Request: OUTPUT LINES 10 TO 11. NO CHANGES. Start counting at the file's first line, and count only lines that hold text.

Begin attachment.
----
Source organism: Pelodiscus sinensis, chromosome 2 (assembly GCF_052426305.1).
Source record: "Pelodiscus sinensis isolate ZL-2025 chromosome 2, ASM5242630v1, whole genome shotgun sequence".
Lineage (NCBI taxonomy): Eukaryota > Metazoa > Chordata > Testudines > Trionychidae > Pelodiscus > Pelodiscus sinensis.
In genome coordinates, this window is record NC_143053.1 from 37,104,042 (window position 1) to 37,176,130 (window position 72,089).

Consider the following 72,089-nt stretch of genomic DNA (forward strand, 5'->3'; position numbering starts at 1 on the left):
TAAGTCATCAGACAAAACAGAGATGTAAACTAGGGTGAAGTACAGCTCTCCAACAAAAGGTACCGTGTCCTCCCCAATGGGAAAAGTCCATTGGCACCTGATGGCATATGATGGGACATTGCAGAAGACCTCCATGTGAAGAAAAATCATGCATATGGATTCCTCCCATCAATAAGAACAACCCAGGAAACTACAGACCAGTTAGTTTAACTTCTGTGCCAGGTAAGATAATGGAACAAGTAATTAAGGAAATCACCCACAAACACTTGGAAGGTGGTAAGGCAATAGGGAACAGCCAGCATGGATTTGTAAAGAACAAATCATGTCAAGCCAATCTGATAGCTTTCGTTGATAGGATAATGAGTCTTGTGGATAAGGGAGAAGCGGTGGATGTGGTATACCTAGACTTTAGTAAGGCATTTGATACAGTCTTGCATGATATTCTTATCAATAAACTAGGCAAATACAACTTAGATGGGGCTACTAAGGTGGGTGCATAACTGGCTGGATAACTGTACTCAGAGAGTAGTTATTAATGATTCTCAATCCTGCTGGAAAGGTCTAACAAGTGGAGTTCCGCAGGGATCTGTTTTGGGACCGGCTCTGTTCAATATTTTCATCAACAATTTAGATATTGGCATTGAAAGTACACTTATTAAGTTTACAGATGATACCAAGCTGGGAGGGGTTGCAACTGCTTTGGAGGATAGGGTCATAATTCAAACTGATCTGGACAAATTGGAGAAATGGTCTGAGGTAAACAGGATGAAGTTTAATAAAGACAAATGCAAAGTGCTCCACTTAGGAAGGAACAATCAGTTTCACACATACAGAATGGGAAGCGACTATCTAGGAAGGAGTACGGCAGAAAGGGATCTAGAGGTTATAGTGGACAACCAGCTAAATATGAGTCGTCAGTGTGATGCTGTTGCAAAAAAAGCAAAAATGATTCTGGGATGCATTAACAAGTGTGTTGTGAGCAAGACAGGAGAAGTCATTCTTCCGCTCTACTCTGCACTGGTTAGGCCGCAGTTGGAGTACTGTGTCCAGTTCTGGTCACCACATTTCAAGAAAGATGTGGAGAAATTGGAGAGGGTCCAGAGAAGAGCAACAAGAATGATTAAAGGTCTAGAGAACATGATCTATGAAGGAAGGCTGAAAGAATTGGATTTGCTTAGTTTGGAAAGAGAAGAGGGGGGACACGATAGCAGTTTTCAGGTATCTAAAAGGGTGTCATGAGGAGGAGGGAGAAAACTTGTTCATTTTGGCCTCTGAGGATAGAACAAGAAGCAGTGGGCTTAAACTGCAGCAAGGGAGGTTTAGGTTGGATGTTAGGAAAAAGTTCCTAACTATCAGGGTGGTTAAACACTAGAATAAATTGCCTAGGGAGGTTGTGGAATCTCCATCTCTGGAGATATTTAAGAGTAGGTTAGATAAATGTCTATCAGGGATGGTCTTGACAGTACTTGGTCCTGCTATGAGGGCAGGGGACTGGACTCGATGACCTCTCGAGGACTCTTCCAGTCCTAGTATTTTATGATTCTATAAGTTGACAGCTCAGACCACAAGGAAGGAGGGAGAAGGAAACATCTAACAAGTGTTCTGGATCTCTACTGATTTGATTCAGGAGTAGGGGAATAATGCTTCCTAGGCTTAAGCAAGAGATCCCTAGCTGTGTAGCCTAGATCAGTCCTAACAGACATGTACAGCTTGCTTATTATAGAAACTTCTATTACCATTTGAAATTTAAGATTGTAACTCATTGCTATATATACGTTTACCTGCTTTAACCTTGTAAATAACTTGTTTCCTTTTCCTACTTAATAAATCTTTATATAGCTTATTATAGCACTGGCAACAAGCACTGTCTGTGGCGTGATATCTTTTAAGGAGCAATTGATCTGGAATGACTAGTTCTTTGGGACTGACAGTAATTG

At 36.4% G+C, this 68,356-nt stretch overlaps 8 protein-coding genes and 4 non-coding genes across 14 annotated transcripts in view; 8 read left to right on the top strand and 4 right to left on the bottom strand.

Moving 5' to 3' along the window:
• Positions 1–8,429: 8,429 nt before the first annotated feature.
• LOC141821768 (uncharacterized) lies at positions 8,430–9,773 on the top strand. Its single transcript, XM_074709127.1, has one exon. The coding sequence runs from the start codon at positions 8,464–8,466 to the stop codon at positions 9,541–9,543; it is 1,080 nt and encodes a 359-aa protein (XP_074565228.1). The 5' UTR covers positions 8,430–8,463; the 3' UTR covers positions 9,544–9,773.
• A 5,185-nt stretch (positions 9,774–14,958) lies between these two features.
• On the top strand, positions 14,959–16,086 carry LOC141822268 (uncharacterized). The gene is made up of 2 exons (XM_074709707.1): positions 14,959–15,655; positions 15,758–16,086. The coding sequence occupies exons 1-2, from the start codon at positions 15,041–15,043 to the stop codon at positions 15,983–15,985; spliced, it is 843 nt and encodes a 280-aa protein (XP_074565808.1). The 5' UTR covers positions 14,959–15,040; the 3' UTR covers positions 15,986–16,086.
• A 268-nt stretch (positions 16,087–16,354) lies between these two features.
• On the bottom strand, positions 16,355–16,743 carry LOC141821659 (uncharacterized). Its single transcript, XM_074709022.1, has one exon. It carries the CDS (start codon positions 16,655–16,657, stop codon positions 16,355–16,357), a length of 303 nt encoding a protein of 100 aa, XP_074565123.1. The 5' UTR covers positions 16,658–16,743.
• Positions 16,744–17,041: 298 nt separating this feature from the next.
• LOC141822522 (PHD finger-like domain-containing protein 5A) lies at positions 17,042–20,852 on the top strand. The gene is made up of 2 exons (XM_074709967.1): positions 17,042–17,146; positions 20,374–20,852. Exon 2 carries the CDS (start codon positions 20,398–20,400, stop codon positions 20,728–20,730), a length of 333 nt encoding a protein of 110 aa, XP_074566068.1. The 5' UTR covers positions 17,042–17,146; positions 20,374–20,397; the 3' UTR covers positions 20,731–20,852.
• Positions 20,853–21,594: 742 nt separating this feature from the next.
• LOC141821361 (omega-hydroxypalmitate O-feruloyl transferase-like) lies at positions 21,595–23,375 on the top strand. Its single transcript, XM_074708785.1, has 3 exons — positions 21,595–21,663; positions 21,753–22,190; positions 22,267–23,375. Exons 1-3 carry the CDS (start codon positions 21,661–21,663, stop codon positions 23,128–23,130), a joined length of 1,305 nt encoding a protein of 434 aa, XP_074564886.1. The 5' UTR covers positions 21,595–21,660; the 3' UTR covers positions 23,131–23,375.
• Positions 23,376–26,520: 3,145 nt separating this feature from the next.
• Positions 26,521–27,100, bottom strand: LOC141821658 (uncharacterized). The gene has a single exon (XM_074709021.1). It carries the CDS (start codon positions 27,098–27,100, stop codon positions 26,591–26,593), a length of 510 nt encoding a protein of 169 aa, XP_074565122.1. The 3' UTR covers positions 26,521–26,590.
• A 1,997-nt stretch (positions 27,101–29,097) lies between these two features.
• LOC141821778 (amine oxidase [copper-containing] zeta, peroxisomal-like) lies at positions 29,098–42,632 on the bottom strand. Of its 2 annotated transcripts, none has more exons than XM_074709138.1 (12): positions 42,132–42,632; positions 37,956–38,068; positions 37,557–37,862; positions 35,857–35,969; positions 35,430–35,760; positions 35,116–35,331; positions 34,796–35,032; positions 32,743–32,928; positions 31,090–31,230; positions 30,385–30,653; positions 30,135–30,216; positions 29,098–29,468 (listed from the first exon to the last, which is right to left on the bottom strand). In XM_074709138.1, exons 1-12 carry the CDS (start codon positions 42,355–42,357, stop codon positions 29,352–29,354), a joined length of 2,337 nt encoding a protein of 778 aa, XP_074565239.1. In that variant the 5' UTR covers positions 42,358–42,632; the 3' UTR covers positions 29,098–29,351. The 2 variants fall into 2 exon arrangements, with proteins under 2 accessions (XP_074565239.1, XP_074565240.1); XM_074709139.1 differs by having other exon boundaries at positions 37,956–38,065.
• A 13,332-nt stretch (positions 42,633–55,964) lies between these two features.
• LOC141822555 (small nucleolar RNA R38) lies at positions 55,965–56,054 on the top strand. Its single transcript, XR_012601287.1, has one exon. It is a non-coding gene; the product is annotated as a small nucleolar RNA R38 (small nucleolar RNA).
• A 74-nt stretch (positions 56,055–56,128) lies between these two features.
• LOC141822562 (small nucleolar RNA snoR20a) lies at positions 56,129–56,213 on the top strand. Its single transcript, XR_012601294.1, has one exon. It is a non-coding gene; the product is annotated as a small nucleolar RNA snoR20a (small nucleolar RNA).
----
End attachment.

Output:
• LOC141821768 (uncharacterized) lies at positions 8,430–9,773 on the top strand. Its single transcript, XM_074709127.1, has one exon. The coding sequence runs from the start codon at positions 8,464–8,466 to the stop codon at positions 9,541–9,543; it is 1,080 nt and encodes a 359-aa protein (XP_074565228.1). The 5' UTR covers positions 8,430–8,463; the 3' UTR covers positions 9,544–9,773.
• A 5,185-nt stretch (positions 9,774–14,958) lies between these two features.